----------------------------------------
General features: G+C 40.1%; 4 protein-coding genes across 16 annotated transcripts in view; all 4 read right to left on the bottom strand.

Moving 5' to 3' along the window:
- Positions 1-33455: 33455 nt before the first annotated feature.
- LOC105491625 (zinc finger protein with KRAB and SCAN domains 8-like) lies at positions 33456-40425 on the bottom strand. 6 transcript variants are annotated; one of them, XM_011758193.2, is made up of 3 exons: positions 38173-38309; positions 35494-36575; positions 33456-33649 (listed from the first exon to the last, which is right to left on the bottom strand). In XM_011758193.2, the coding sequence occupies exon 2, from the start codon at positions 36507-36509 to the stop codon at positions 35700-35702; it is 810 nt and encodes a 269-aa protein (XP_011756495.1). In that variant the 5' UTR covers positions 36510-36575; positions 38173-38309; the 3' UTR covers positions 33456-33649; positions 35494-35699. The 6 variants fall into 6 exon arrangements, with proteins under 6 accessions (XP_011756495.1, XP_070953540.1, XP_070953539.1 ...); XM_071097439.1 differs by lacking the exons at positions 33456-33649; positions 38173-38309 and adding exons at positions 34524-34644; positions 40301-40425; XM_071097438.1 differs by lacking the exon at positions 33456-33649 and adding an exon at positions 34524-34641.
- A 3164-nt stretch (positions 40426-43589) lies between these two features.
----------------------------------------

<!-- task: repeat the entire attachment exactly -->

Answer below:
General features: G+C 40.1%; 4 protein-coding genes across 16 annotated transcripts in view; all 4 read right to left on the bottom strand.

Moving 5' to 3' along the window:
- Positions 1-33455: 33455 nt before the first annotated feature.
- LOC105491625 (zinc finger protein with KRAB and SCAN domains 8-like) lies at positions 33456-40425 on the bottom strand. 6 transcript variants are annotated; one of them, XM_011758193.2, is made up of 3 exons: positions 38173-38309; positions 35494-36575; positions 33456-33649 (listed from the first exon to the last, which is right to left on the bottom strand). In XM_011758193.2, the coding sequence occupies exon 2, from the start codon at positions 36507-36509 to the stop codon at positions 35700-35702; it is 810 nt and encodes a 269-aa protein (XP_011756495.1). In that variant the 5' UTR covers positions 36510-36575; positions 38173-38309; the 3' UTR covers positions 33456-33649; positions 35494-35699. The 6 variants fall into 6 exon arrangements, with proteins under 6 accessions (XP_011756495.1, XP_070953540.1, XP_070953539.1 ...); XM_071097439.1 differs by lacking the exons at positions 33456-33649; positions 38173-38309 and adding exons at positions 34524-34644; positions 40301-40425; XM_071097438.1 differs by lacking the exon at positions 33456-33649 and adding an exon at positions 34524-34641.
- A 3164-nt stretch (positions 40426-43589) lies between these two features.